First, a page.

Close

Support Global Voices

To stay independent, free, and sustainable, our community needs the help of friends and readers like you.

Donate now »

· April, 2018

Stories about Law from April, 2018

The chilling effect of officials discussing Telegram's imminent ban in Iran

Some officials say Telegram is set to be blocked at the end of April. Although the app remains technically unfiltered at the moment, usage among Iranians is down.

Angolan authorities bring journalist Rafael Marques back to court, for investigating corruption

A journalist best known for exposing human rights violations in the diamond trade, Marques is not the only target of the Angolan regime.

Netizen Report: Russia is blocking millions of IP addresses, all because of the Telegram #IPocalypse

The Advox Netizen Report offers an international snapshot of challenges, victories, and emerging trends in Internet rights around the world.

Will Singapore's plan to combat ‘deliberate online falsehoods’ stifle free speech?

"…the biggest threat to the stability and growth of the democratic process in Singapore is the government’s control of the media and information."

Though opposition remains, Trinidad & Tobago takes a historic legal step towards LGBT equality

"We are all humans. We are all the same. When are you going to realize you’re on the wrong side of history?"

Jamaican Reaction to Trinidad Buggery Law Ruling is Predictably Mixed

"It is easier to break the chains of the law than those of the mind. Bigotry is Herculean."

Jamaican Dancehall Star Buju Banton's Impending Release from Prison Sparks Renewed Controversy

"If Banton[...]retracted his hideous views on homosexuality and sought to amend the damage he has done to men and women across the Caribbean, he would be worthy of a platform."

PHOTOS: Celebration as High Court Deems Trinidad & Tobago ‘Buggery’ Law ‘Unconstitutional’

"In the end, whether or not the court's ruling managed to change anyone's mind, LBGT+ and religious activists stood side by side on the steps of the Hall of Justice..."

Will Tanzanian Bloggers Pay Up or Push Back Against ‘Blogger Tax'?

In Tanzania, where media historically holds strong ties to government interests, blogging opened up possibilities for individuals to establish private news outlets that proved immensely powerful.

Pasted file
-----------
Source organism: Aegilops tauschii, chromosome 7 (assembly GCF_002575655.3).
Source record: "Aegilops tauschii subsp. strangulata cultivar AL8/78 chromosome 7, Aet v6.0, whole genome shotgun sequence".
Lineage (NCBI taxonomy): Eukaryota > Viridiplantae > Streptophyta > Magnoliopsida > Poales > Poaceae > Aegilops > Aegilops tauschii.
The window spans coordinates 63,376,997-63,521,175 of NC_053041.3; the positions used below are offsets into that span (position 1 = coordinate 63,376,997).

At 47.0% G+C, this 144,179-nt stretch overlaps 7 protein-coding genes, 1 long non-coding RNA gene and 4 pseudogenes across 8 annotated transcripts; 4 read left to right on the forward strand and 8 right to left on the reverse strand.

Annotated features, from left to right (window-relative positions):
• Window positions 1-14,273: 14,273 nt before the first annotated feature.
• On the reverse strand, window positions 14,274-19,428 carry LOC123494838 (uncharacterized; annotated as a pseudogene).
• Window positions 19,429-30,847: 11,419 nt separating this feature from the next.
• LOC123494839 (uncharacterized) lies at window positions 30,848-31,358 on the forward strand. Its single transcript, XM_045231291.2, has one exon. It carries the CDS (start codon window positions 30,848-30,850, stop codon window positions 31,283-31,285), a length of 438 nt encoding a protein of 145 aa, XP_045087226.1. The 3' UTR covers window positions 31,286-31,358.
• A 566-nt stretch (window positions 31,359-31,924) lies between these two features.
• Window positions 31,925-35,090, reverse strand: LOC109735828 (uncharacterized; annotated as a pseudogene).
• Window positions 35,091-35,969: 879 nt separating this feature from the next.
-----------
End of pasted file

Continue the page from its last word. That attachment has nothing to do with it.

Forced Onto Live TV With Her Employer, a Migrant Domestic Worker in Lebanon Recants Claims of Abuse

One group for migrant domestic workers demanded after the episode that Lensa be removed from her employer’s house "to a place where she is no longer in fear of retribution."

No Laughing Matter: China Shuts Down Popular Joke-Sharing App

"A country, a government, a supervision department. They are all scared of a joke-sharing application."

Trinidad & Tobago's LGBT Community Speaks Out as Court Decision on ‘Buggery’ Law Approaches

"Religion must not trump reason when it comes to basic human rights."

How ‘Power Harassment’ and ‘Karoshi’ Continue to Cause Serious Problems for Japanese Workers

“Power harassment”, which includes verbal intimidation, emotional abuse, and forcing employees to work overtime with no pay, and “karoshi“ (or “death from over-work”), are becoming real perils in Japan.

India's Data Security Dilemma Continues With Cambridge Analytica

The fallout from revelations of data exploitation by Facebook and Cambridge Analytica has taken hold in India, where political leaders are accusing one another of using similar means to manipulate...

Netizen Report: Malaysia Outlaws ‘Fake News’ — Will Singapore Be Next?

The Advox Netizen Report offers an international snapshot of challenges, victories, and emerging trends in Internet rights around the world.

With Elections Approaching and Parliament Dissolved, Will Malaysia's Anti-Fake News Law Become a ‘Political Weapon'?

"While this issue should not be ignored, the proposed broad-based law to criminalise the dissemination of news amounts to legislative overkill."

‘It Is Sad to Realise That When Police Officers Are Sued, the Victims Are Judged Instead’

"His case was not an exception. Every day, black young men are killed by the police in favelas and other marginalised areas."

Tensions Run High in Kashmir Following Deaths of Protesters, Soldiers and Suspected Militants

"One of the civilians killed in Shopian leaves behind this 17 months old child. The tragedy called Kashmir."

Receive great stories from around the world directly in your inbox.

Sign up to receive the best of Global Voices!

Submitted addresses will be confirmed by email, and used only to keep you up to date about Global Voices and our mission. See our Privacy Policy for details.

Newsletter powered by Mailchimp (Privacy Policy and Terms).

* = required field
Email Frequency



No thanks, show me the site